Pediatric Obesity Not Associated with Adulthood Asthma


A recent longitudinal study assessment 3 decades of patient progress in Copenhagen found no significant association between BMI and airway hyperresponsiveness.

asthma, obesity

As clinicians continue to seek the underpinning influences and causes of asthma, a recent study conducted in Copenhagen sought to determine an association between childhood obesity and asthma.

The longitudinal study by Ann Arbor, MI-based allergists Katherine McCormack, MD, and Harvey Leo, MD, examined whether being overweight during childhood or adolescence impacted key markers of airway pathophysiology—including fractional exhaled nitric oxide (FeNO) and airway hyperresponsiveness—in early adulthood.

Investigators assessed data from a baseline study conducted in 1986, along with follow-up data collected in 2006. Participants born between 1969-1979, drawn from a civil registration list, were invited to participated in the trial at study’s start. Of the 983 subjects chosen, 527 agreed to participate; just 189 participated in the 2006 follow-up.

Both observed physician visits included questionnaires and semi-structured interviews to ensure validated participant case histories. Early childhood asthma and allergy symptoms, including atopic dermatitis and wheezy bronchitis, were assessed in the questionnaires.

Obese patients were defined as having body mass indexes (BMIs) in the 85th percentile or greater, according to the study. Patients’ maternal/paternal histories of smoking, asthma, and allergy symptoms were included in the analysis, and forced expiratory volume in 1 second (FEV1) and forced vital capacity (FVC) were assessed at both the initial and follow-up visit.

Bronchial provocation testing was performed with histamine at baseline, and again with methacholine in the follow-up.

Investigators ultimately found no significant impact of pediatric obesity on the risk of adulthood asthma. When compared to participants at an average or normal baseline pediatric weight, the prevalence of airway hyperresponsiveness among participants aged 27-37 years old at follow-up was not significantly associated with the overweight or obesity at ages 7-17 at study’s start.

At baseline, 158 subjects were normal weight, while 26 were overweight or obese. When compared with the average weight group, the subjects who were identified as overweight were significantly younger at cohort entry, but the prevalence of asthma and atopy did not vary between the 2 groups, investigators noted. In the follow-up study, there was no association was found between BMI and levels of AHR or FeNO.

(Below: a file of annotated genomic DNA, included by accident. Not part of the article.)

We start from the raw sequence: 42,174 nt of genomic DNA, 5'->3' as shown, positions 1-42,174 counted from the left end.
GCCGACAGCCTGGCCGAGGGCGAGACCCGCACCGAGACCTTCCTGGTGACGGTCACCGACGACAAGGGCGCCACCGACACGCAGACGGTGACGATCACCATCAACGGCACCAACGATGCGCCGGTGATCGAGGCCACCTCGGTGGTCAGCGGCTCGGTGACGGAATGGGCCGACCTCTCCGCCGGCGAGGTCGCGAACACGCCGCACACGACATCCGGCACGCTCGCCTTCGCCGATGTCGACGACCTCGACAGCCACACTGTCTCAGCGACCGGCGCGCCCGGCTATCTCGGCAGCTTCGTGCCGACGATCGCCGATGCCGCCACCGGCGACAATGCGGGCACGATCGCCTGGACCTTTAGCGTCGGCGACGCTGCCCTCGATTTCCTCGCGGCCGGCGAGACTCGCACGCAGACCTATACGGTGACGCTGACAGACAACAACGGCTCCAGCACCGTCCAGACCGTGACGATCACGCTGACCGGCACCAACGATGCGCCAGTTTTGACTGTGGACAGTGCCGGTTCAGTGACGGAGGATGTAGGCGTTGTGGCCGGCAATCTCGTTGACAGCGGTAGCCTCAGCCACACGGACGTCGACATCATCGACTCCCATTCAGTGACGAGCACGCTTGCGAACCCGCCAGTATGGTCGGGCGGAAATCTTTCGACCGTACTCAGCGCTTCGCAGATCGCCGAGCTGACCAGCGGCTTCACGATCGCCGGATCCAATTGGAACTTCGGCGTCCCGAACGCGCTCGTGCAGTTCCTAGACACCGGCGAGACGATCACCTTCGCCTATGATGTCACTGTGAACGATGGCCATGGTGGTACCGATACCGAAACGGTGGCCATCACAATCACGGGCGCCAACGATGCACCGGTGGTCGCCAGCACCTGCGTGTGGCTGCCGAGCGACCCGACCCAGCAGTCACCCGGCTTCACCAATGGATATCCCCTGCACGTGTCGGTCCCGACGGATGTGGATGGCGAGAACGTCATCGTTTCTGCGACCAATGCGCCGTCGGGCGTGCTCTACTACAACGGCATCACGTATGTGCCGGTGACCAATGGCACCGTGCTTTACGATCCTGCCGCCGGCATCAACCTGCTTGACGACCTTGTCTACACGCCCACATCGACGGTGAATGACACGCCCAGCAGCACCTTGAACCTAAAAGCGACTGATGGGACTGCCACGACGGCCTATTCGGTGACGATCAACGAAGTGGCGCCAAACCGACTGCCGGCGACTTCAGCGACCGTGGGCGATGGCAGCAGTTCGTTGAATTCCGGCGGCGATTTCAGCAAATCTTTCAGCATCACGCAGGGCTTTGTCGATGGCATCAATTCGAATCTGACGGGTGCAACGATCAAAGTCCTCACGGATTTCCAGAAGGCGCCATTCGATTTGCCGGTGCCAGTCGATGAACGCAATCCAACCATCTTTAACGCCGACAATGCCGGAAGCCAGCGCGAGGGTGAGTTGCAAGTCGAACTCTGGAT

“There was no significant difference in predicted percentage of FEV1, FVC, and FEV1/FVC between the 2 groups,” investigators noted. “Subjects who were overweight or obese at baseline had a significantly higher BMI at follow-up.”

While children in Denmark have some of the lowest rates of obesity in Europe, the number of children worldwide who are considered overweight or obese continues to rise, according to the World Health Organization (WHO). According to recent reports, the rate of increase in developed countries have been 30% or more. By their projection, the global count of obese infants and young children will reach 70 million by 2025.

While both asthma and obesity rates continue to elevate among children, results remain inconsistent among longitudinal studies—including this study—that seek to determine the link between BMI and airway hyperresponsiveness.

Reviewers concluded that this particular study focused on a small sample size, thus limiting its scope, and lacked data on confounding factors that may impact the development of airway hyperresponsiveness. As it now stands, additional research is needed to clarify any relationship between BMI and airway hyperresponsiveness.

The study, “Overweight in Childhood and Adolescence: Does It Lead to Airway Hyperresponsiveness in Adulthood?” was published online in Pediatrics.

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